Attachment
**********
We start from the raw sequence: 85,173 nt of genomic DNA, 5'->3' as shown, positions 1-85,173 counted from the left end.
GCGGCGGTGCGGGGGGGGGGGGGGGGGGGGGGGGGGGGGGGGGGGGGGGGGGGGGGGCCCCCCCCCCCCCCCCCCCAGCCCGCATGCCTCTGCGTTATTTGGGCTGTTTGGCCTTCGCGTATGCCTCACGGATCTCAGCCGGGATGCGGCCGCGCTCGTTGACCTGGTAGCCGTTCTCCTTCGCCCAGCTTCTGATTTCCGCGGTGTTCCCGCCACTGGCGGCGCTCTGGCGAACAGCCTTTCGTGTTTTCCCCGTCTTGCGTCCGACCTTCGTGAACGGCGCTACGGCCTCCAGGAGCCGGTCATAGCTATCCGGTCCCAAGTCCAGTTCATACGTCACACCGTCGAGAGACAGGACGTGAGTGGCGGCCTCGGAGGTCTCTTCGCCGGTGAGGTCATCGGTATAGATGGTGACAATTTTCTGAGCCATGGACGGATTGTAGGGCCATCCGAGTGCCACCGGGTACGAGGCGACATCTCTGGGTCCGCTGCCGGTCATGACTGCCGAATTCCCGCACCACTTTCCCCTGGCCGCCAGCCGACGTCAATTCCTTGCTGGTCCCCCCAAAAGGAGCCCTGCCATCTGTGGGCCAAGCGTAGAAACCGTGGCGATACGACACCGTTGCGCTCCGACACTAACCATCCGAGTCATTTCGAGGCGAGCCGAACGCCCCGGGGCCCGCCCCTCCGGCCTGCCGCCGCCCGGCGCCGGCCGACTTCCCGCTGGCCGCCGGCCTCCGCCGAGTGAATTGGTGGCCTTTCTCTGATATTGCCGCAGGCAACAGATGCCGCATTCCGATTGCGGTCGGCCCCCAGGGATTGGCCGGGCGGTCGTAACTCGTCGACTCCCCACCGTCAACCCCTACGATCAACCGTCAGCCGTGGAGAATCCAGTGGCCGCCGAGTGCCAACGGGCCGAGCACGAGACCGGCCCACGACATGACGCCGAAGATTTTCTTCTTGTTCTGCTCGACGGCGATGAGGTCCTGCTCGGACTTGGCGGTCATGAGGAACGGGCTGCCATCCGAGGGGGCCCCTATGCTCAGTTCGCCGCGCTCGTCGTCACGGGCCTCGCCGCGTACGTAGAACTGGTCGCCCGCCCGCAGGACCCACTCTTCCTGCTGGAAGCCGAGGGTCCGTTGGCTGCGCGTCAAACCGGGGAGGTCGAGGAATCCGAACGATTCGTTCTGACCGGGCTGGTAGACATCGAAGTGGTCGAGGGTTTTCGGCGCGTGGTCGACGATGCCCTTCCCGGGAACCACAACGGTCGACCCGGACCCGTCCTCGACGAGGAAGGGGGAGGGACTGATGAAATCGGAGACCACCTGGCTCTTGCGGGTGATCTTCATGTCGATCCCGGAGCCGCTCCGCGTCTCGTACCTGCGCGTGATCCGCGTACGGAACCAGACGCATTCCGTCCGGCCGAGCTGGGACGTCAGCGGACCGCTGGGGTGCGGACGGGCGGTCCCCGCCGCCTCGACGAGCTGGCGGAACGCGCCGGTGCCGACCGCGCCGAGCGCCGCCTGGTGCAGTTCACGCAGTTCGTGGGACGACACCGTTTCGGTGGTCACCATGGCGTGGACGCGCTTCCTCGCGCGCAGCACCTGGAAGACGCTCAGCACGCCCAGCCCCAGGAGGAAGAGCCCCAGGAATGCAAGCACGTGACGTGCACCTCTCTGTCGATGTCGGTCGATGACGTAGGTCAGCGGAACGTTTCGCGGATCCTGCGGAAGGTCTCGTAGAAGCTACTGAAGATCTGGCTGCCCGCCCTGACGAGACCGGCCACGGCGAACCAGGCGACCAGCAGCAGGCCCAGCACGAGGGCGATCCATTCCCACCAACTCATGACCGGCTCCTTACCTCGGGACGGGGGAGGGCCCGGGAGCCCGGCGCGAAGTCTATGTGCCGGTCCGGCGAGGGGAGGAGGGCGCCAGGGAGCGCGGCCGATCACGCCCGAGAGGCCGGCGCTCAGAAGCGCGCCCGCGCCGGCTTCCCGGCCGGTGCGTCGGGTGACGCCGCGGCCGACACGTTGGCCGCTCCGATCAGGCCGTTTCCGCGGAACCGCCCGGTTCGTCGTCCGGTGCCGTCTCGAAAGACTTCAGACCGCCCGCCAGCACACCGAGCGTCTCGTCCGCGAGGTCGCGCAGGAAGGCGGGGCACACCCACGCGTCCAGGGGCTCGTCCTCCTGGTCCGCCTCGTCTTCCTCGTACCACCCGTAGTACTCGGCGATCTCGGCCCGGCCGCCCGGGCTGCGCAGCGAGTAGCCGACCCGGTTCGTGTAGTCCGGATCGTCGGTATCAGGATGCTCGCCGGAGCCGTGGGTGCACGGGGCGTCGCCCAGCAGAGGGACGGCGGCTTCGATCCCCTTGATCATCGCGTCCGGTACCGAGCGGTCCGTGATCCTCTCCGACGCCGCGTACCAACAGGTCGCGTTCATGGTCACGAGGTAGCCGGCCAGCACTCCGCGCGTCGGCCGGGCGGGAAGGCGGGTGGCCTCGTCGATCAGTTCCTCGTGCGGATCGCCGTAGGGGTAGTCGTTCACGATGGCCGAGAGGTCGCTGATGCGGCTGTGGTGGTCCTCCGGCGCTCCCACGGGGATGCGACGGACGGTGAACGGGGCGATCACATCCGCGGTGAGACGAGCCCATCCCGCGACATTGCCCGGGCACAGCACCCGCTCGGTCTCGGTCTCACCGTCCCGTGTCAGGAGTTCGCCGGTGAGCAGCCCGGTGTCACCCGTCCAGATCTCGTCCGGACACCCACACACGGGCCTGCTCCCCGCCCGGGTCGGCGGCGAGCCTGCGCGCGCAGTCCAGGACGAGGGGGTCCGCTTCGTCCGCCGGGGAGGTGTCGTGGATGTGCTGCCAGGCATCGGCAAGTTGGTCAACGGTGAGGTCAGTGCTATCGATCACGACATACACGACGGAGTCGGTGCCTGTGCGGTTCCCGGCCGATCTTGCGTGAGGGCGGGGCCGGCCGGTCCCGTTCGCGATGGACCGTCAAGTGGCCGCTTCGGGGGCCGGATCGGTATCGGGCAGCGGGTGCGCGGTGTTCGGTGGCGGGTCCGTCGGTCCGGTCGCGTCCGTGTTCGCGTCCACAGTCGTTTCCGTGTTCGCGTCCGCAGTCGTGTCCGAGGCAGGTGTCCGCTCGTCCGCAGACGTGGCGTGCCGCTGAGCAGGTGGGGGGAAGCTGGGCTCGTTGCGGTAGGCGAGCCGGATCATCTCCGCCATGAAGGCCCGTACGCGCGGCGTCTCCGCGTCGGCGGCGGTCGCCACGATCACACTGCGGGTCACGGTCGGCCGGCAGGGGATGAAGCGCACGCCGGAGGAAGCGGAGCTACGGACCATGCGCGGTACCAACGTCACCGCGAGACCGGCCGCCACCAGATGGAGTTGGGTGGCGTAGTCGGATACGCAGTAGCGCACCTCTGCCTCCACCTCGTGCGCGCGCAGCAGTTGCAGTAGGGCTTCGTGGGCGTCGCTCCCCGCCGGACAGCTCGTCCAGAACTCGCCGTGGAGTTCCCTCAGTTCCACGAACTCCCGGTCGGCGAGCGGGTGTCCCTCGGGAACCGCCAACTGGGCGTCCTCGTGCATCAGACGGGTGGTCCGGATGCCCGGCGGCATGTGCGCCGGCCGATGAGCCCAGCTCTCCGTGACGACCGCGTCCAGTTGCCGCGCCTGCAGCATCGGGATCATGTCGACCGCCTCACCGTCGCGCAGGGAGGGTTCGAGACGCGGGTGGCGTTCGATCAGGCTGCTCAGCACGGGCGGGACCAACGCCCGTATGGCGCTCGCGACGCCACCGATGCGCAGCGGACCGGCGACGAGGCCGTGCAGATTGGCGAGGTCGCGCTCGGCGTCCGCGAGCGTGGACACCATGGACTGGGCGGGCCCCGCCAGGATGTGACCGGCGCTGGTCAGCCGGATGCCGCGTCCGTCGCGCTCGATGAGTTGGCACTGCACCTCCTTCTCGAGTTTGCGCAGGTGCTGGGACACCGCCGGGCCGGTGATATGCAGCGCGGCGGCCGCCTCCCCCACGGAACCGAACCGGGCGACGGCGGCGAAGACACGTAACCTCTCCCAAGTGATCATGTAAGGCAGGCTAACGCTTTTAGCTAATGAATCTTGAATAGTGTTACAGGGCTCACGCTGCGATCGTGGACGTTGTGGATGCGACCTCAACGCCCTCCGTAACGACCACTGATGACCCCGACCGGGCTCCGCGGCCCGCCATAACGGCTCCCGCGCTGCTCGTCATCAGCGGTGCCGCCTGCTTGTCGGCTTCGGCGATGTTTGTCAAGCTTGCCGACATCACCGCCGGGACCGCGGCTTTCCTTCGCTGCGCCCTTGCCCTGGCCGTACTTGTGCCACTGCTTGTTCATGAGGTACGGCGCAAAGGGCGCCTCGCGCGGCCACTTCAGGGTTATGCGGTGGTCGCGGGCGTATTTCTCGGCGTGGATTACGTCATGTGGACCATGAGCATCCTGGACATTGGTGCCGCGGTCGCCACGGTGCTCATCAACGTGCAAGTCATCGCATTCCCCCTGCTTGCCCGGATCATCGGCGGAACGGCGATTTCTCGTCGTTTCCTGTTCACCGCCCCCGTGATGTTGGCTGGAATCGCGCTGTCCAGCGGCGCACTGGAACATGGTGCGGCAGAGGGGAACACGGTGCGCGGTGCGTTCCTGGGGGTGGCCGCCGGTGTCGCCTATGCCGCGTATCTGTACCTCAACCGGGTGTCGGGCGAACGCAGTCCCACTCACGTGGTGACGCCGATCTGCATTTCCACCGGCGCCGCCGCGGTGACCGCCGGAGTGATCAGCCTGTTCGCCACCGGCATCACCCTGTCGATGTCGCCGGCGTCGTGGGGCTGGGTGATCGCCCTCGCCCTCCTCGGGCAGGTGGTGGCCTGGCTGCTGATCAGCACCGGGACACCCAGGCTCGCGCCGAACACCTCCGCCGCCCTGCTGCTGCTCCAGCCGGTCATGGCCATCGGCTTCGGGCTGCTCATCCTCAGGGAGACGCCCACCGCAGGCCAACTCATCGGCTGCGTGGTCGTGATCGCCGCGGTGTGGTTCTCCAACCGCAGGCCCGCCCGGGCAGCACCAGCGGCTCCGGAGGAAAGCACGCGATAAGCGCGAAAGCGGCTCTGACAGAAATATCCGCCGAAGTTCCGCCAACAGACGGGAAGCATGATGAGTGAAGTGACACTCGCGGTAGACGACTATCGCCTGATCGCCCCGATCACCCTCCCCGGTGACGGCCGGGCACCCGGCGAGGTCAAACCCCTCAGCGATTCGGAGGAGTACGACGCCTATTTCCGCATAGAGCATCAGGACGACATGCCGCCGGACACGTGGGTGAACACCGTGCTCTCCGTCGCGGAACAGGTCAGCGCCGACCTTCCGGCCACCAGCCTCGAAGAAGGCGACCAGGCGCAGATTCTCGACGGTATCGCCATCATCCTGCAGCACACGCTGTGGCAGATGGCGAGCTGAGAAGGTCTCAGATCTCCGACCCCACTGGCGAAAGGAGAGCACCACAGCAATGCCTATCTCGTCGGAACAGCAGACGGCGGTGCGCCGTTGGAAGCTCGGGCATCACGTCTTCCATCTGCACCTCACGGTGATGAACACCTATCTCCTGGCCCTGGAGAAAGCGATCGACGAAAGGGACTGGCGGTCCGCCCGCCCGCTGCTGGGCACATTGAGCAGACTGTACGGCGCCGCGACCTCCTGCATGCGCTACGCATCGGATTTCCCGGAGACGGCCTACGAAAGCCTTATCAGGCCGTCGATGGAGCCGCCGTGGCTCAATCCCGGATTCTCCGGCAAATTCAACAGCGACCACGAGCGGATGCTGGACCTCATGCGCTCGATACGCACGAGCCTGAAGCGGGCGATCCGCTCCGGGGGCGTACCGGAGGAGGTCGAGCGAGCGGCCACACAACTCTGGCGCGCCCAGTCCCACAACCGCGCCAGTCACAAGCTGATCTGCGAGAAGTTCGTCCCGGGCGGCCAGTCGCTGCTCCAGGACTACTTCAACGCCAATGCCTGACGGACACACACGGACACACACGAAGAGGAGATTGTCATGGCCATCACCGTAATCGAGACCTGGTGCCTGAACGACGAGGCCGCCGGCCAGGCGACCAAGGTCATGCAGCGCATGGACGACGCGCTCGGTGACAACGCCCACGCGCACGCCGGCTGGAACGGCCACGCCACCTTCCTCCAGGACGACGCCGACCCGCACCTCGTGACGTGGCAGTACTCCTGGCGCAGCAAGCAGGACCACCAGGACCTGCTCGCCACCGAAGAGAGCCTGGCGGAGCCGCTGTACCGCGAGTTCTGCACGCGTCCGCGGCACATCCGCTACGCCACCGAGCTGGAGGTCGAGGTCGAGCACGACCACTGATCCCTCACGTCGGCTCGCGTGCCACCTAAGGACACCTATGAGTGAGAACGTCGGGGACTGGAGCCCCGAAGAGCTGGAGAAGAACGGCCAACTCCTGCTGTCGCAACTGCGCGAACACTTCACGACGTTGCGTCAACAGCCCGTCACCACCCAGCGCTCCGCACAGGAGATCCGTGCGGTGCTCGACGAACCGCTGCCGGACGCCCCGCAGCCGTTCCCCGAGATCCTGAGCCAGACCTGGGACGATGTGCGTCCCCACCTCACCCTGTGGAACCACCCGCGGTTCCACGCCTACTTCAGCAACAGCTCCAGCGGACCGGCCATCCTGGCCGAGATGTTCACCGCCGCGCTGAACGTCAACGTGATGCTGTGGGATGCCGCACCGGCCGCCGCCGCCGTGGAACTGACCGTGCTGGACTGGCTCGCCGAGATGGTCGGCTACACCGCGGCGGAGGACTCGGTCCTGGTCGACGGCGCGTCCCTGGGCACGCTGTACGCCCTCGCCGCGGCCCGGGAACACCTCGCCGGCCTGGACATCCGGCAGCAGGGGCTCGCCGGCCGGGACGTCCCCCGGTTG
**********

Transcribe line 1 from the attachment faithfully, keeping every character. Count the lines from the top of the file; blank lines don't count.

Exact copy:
We start from the raw sequence: 85,173 nt of genomic DNA, 5'->3' as shown, positions 1-85,173 counted from the left end.